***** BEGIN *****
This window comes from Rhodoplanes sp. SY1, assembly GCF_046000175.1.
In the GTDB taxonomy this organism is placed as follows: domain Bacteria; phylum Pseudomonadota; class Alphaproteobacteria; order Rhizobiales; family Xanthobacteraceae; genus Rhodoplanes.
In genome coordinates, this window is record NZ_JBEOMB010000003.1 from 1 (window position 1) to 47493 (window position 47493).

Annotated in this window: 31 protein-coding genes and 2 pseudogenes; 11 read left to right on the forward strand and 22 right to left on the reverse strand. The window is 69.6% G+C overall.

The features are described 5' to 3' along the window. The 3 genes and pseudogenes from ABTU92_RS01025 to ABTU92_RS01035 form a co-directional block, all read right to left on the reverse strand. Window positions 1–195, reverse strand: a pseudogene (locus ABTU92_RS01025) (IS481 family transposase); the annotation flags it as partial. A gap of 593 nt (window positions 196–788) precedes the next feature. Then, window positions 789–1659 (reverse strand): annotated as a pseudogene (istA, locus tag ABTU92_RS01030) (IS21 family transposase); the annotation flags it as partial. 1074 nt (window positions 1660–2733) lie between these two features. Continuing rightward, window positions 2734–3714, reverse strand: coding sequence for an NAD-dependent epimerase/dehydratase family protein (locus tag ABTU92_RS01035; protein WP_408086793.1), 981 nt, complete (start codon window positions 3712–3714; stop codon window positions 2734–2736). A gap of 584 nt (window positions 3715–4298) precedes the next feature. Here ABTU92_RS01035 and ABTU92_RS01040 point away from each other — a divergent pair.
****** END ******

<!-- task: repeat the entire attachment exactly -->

This window comes from Rhodoplanes sp. SY1, assembly GCF_046000175.1.
In the GTDB taxonomy this organism is placed as follows: domain Bacteria; phylum Pseudomonadota; class Alphaproteobacteria; order Rhizobiales; family Xanthobacteraceae; genus Rhodoplanes.
In genome coordinates, this window is record NZ_JBEOMB010000003.1 from 1 (window position 1) to 47493 (window position 47493).

Annotated in this window: 31 protein-coding genes and 2 pseudogenes; 11 read left to right on the forward strand and 22 right to left on the reverse strand. The window is 69.6% G+C overall.

The features are described 5' to 3' along the window. The 3 genes and pseudogenes from ABTU92_RS01025 to ABTU92_RS01035 form a co-directional block, all read right to left on the reverse strand. Window positions 1–195, reverse strand: a pseudogene (locus ABTU92_RS01025) (IS481 family transposase); the annotation flags it as partial. A gap of 593 nt (window positions 196–788) precedes the next feature. Then, window positions 789–1659 (reverse strand): annotated as a pseudogene (istA, locus tag ABTU92_RS01030) (IS21 family transposase); the annotation flags it as partial. 1074 nt (window positions 1660–2733) lie between these two features. Continuing rightward, window positions 2734–3714, reverse strand: coding sequence for an NAD-dependent epimerase/dehydratase family protein (locus tag ABTU92_RS01035; protein WP_408086793.1), 981 nt, complete (start codon window positions 3712–3714; stop codon window positions 2734–2736). A gap of 584 nt (window positions 3715–4298) precedes the next feature. Here ABTU92_RS01035 and ABTU92_RS01040 point away from each other — a divergent pair.